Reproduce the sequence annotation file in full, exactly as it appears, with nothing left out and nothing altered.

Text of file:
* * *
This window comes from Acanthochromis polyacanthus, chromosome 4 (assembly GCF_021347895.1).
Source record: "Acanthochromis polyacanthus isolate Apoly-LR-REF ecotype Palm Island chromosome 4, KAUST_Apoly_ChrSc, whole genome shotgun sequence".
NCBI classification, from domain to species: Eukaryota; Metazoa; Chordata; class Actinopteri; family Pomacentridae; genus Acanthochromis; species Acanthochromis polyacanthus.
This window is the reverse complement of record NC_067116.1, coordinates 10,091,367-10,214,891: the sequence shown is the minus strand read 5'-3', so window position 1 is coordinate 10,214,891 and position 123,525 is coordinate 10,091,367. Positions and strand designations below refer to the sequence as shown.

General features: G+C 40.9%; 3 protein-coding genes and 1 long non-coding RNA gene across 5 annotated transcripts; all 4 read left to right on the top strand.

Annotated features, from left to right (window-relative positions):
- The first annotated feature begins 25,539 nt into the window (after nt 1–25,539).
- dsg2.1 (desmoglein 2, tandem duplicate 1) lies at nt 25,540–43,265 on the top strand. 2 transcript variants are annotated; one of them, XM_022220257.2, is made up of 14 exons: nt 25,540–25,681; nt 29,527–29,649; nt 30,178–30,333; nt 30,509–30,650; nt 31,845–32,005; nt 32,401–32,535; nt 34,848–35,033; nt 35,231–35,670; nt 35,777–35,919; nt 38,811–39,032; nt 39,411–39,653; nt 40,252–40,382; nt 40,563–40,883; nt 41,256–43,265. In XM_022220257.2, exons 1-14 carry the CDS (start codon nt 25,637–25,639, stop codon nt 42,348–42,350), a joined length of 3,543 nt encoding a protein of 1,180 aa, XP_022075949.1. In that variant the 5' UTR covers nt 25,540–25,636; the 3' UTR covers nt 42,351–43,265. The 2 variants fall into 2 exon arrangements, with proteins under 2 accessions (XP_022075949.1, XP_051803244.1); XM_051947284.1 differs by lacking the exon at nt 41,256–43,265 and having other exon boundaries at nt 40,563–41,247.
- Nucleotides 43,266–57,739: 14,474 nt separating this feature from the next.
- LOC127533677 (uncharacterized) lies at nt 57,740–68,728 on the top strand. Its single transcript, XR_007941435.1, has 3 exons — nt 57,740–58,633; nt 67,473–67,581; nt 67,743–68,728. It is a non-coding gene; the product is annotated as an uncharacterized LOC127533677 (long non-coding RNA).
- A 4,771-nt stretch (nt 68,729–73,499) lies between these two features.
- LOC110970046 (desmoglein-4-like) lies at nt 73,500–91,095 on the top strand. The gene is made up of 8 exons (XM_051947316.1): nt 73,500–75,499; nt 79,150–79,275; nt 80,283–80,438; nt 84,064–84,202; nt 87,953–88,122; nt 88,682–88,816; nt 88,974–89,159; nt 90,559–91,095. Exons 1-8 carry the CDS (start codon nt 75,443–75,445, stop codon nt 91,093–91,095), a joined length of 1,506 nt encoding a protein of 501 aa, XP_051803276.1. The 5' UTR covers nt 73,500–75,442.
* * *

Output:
This window comes from Acanthochromis polyacanthus, chromosome 4 (assembly GCF_021347895.1).
Source record: "Acanthochromis polyacanthus isolate Apoly-LR-REF ecotype Palm Island chromosome 4, KAUST_Apoly_ChrSc, whole genome shotgun sequence".
NCBI classification, from domain to species: Eukaryota; Metazoa; Chordata; class Actinopteri; family Pomacentridae; genus Acanthochromis; species Acanthochromis polyacanthus.
This window is the reverse complement of record NC_067116.1, coordinates 10,091,367-10,214,891: the sequence shown is the minus strand read 5'-3', so window position 1 is coordinate 10,214,891 and position 123,525 is coordinate 10,091,367. Positions and strand designations below refer to the sequence as shown.

General features: G+C 40.9%; 3 protein-coding genes and 1 long non-coding RNA gene across 5 annotated transcripts; all 4 read left to right on the top strand.

Annotated features, from left to right (window-relative positions):
- The first annotated feature begins 25,539 nt into the window (after nt 1–25,539).
- dsg2.1 (desmoglein 2, tandem duplicate 1) lies at nt 25,540–43,265 on the top strand. 2 transcript variants are annotated; one of them, XM_022220257.2, is made up of 14 exons: nt 25,540–25,681; nt 29,527–29,649; nt 30,178–30,333; nt 30,509–30,650; nt 31,845–32,005; nt 32,401–32,535; nt 34,848–35,033; nt 35,231–35,670; nt 35,777–35,919; nt 38,811–39,032; nt 39,411–39,653; nt 40,252–40,382; nt 40,563–40,883; nt 41,256–43,265. In XM_022220257.2, exons 1-14 carry the CDS (start codon nt 25,637–25,639, stop codon nt 42,348–42,350), a joined length of 3,543 nt encoding a protein of 1,180 aa, XP_022075949.1. In that variant the 5' UTR covers nt 25,540–25,636; the 3' UTR covers nt 42,351–43,265. The 2 variants fall into 2 exon arrangements, with proteins under 2 accessions (XP_022075949.1, XP_051803244.1); XM_051947284.1 differs by lacking the exon at nt 41,256–43,265 and having other exon boundaries at nt 40,563–41,247.
- Nucleotides 43,266–57,739: 14,474 nt separating this feature from the next.
- LOC127533677 (uncharacterized) lies at nt 57,740–68,728 on the top strand. Its single transcript, XR_007941435.1, has 3 exons — nt 57,740–58,633; nt 67,473–67,581; nt 67,743–68,728. It is a non-coding gene; the product is annotated as an uncharacterized LOC127533677 (long non-coding RNA).
- A 4,771-nt stretch (nt 68,729–73,499) lies between these two features.
- LOC110970046 (desmoglein-4-like) lies at nt 73,500–91,095 on the top strand. The gene is made up of 8 exons (XM_051947316.1): nt 73,500–75,499; nt 79,150–79,275; nt 80,283–80,438; nt 84,064–84,202; nt 87,953–88,122; nt 88,682–88,816; nt 88,974–89,159; nt 90,559–91,095. Exons 1-8 carry the CDS (start codon nt 75,443–75,445, stop codon nt 91,093–91,095), a joined length of 1,506 nt encoding a protein of 501 aa, XP_051803276.1. The 5' UTR covers nt 73,500–75,442.